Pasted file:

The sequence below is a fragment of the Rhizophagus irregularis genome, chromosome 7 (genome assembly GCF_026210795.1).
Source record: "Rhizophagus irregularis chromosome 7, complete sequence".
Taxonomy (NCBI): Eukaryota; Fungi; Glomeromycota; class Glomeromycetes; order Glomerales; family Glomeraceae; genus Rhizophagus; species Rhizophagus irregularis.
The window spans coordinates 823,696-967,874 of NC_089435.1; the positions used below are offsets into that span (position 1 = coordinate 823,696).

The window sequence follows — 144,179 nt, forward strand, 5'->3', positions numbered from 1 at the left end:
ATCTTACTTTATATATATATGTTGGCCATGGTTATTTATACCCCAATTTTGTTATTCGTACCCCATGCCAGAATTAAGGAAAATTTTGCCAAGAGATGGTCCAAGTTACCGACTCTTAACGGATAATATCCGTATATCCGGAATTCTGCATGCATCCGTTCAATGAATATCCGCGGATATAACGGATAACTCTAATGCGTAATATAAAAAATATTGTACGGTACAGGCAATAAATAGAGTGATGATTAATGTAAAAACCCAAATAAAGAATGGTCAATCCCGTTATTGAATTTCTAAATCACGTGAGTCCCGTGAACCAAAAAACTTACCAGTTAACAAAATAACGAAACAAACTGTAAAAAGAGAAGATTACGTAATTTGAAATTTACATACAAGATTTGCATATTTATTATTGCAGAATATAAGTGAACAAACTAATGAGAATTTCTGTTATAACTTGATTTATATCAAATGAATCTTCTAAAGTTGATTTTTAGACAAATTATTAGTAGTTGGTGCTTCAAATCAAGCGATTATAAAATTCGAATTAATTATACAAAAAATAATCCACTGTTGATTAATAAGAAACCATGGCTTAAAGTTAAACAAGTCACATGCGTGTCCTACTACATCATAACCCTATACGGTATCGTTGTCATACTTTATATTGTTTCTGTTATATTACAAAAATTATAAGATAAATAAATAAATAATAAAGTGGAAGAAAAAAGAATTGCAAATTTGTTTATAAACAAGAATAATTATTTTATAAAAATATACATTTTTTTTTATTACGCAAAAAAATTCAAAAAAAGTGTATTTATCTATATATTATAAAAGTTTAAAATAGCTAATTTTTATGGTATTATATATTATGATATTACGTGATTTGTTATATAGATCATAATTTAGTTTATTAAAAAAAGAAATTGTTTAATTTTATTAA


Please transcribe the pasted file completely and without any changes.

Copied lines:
The sequence below is a fragment of the Rhizophagus irregularis genome, chromosome 7 (genome assembly GCF_026210795.1).
Source record: "Rhizophagus irregularis chromosome 7, complete sequence".
Taxonomy (NCBI): Eukaryota; Fungi; Glomeromycota; class Glomeromycetes; order Glomerales; family Glomeraceae; genus Rhizophagus; species Rhizophagus irregularis.
The window spans coordinates 823,696-967,874 of NC_089435.1; the positions used below are offsets into that span (position 1 = coordinate 823,696).

The window sequence follows — 144,179 nt, forward strand, 5'->3', positions numbered from 1 at the left end:
ATCTTACTTTATATATATATGTTGGCCATGGTTATTTATACCCCAATTTTGTTATTCGTACCCCATGCCAGAATTAAGGAAAATTTTGCCAAGAGATGGTCCAAGTTACCGACTCTTAACGGATAATATCCGTATATCCGGAATTCTGCATGCATCCGTTCAATGAATATCCGCGGATATAACGGATAACTCTAATGCGTAATATAAAAAATATTGTACGGTACAGGCAATAAATAGAGTGATGATTAATGTAAAAACCCAAATAAAGAATGGTCAATCCCGTTATTGAATTTCTAAATCACGTGAGTCCCGTGAACCAAAAAACTTACCAGTTAACAAAATAACGAAACAAACTGTAAAAAGAGAAGATTACGTAATTTGAAATTTACATACAAGATTTGCATATTTATTATTGCAGAATATAAGTGAACAAACTAATGAGAATTTCTGTTATAACTTGATTTATATCAAATGAATCTTCTAAAGTTGATTTTTAGACAAATTATTAGTAGTTGGTGCTTCAAATCAAGCGATTATAAAATTCGAATTAATTATACAAAAAATAATCCACTGTTGATTAATAAGAAACCATGGCTTAAAGTTAAACAAGTCACATGCGTGTCCTACTACATCATAACCCTATACGGTATCGTTGTCATACTTTATATTGTTTCTGTTATATTACAAAAATTATAAGATAAATAAATAAATAATAAAGTGGAAGAAAAAAGAATTGCAAATTTGTTTATAAACAAGAATAATTATTTTATAAAAATATACATTTTTTTTTATTACGCAAAAAAATTCAAAAAAAGTGTATTTATCTATATATTATAAAAGTTTAAAATAGCTAATTTTTATGGTATTATATATTATGATATTACGTGATTTGTTATATAGATCATAATTTAGTTTATTAAAAAAAGAAATTGTTTAATTTTATTAA